So far, this antibody could be produced from the cells of this patient, so you can make larger amounts of this antibody in the future and you can use it to study it more in patients or in animals, or whatever. But the question is: is it possible in any given individual to induce this sort of antibodies? And that will take quite awhile before we know.

Blood test
Scientists then use laboratory analysis to determine if a person is infected with HIVImage: AP

This research seems very promising. What would be the next step if these scientists have been able to say that this antibody can fight against 90 percent of known strains of HIV - presumably there would have to be confirmation of these results, yes?

Yes, I think there are several questions. One important point is - and they have already shown some results with regard to this - that this really acts, this antibody, against different strains of HIV. The virus has different variations and looks different in different parts of the world. But this looks very promising. The part is done so far in vitro cultures, mostly. So the next major question is: How efficient is this antibody in a real life situation.

In an actual organism?

Exactly. In an organism like in an animal or in a patient. Would the production of the antibody and then the transfusion into a patient have an impact on the viral distribution or the replication or something else. That's hard to say so far. We would have to see that. The other question would be: How much of this antibody would be required, if you transfer it into an individual or an animal, in order to prevent an infection if that individual is exposed? And then coming back to what you asked already, is it possible to induce this antibody so that every individual is able to produce and generate this antibody with his own immune system. And that's one of the major questions.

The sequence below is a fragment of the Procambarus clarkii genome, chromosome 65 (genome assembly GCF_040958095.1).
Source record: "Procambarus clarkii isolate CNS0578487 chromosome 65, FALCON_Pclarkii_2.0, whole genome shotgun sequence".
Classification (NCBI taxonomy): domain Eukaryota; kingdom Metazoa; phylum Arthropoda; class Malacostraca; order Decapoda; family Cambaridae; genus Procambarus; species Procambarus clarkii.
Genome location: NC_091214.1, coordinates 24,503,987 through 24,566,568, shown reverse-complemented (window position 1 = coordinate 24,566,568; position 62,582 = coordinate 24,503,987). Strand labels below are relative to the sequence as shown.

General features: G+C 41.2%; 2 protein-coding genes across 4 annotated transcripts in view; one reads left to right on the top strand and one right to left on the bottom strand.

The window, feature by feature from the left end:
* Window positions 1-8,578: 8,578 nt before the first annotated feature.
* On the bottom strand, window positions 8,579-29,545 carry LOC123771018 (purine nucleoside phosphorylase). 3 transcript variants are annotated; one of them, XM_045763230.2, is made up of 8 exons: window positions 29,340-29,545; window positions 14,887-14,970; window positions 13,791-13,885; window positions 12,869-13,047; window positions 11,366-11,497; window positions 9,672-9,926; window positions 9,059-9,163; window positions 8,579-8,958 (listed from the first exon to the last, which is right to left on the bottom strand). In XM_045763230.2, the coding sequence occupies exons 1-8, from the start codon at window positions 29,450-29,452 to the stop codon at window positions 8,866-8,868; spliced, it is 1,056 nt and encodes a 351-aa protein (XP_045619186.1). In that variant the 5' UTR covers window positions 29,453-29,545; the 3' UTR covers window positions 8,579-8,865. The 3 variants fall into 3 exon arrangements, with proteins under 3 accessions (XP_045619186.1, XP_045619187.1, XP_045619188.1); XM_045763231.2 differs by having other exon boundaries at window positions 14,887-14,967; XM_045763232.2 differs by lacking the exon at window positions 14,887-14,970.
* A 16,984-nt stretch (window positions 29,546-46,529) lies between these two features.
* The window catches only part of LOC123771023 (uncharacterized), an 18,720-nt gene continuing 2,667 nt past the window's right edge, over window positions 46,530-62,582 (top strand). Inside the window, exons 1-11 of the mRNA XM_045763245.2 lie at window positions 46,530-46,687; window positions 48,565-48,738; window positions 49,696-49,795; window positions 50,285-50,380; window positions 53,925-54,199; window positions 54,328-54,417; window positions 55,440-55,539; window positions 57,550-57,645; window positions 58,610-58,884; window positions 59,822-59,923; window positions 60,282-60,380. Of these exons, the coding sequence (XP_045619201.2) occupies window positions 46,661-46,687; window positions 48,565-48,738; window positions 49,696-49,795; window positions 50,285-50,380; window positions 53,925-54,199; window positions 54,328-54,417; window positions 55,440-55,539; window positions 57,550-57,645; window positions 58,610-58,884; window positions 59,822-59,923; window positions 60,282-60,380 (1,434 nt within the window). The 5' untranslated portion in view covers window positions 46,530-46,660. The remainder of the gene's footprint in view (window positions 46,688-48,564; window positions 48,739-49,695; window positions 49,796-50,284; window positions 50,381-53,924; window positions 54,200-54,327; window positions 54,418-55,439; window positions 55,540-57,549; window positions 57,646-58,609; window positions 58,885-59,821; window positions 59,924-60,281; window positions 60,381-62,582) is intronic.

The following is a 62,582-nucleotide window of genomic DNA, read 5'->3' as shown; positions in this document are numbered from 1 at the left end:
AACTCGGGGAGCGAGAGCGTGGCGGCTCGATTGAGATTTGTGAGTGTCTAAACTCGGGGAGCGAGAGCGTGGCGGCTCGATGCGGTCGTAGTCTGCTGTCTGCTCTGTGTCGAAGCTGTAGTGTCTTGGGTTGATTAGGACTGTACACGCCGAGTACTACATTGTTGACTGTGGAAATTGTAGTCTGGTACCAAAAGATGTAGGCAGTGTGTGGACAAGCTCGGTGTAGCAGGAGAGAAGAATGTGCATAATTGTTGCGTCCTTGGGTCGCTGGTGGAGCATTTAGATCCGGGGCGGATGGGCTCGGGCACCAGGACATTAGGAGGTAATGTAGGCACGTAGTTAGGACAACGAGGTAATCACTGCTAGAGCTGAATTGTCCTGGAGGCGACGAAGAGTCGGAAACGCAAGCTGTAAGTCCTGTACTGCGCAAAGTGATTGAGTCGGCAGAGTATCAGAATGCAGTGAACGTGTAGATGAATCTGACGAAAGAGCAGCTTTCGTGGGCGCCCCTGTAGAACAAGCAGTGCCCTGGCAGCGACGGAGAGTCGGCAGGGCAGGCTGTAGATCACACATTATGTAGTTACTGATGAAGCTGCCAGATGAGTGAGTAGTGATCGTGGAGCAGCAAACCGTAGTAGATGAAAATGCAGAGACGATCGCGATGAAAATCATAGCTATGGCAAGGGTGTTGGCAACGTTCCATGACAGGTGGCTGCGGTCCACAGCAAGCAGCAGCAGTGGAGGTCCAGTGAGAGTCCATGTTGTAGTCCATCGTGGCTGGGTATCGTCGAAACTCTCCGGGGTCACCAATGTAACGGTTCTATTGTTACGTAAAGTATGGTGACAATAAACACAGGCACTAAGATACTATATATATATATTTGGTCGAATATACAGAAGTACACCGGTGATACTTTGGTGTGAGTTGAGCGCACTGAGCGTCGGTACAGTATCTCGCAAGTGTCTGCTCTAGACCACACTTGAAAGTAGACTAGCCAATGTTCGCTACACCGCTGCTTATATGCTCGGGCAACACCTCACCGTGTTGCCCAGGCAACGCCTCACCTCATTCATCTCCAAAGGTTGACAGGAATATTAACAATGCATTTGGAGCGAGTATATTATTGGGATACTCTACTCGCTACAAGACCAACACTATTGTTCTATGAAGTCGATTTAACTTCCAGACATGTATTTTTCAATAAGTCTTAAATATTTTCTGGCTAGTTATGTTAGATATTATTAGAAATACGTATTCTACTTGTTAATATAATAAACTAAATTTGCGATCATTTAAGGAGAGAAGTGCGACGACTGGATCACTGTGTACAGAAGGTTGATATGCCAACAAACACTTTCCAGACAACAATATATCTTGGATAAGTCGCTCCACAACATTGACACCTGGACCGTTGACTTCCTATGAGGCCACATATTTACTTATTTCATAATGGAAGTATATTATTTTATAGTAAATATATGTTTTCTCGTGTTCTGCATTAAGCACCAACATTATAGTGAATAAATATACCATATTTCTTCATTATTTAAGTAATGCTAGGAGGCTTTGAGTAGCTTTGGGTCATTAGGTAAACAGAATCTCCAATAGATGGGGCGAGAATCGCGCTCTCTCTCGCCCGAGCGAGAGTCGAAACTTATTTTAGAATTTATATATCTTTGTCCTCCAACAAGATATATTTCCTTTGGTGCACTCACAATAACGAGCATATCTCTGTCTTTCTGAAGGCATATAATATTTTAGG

Could it be possible for this antibody to be used for a treatment or a cure or does it go more in the vaccine direction?

I think it could be used for a treatment - not necessarily to broaden the spectrum of different treatments, but just to show that it's active, it's working and it's protecting cells from becoming infected.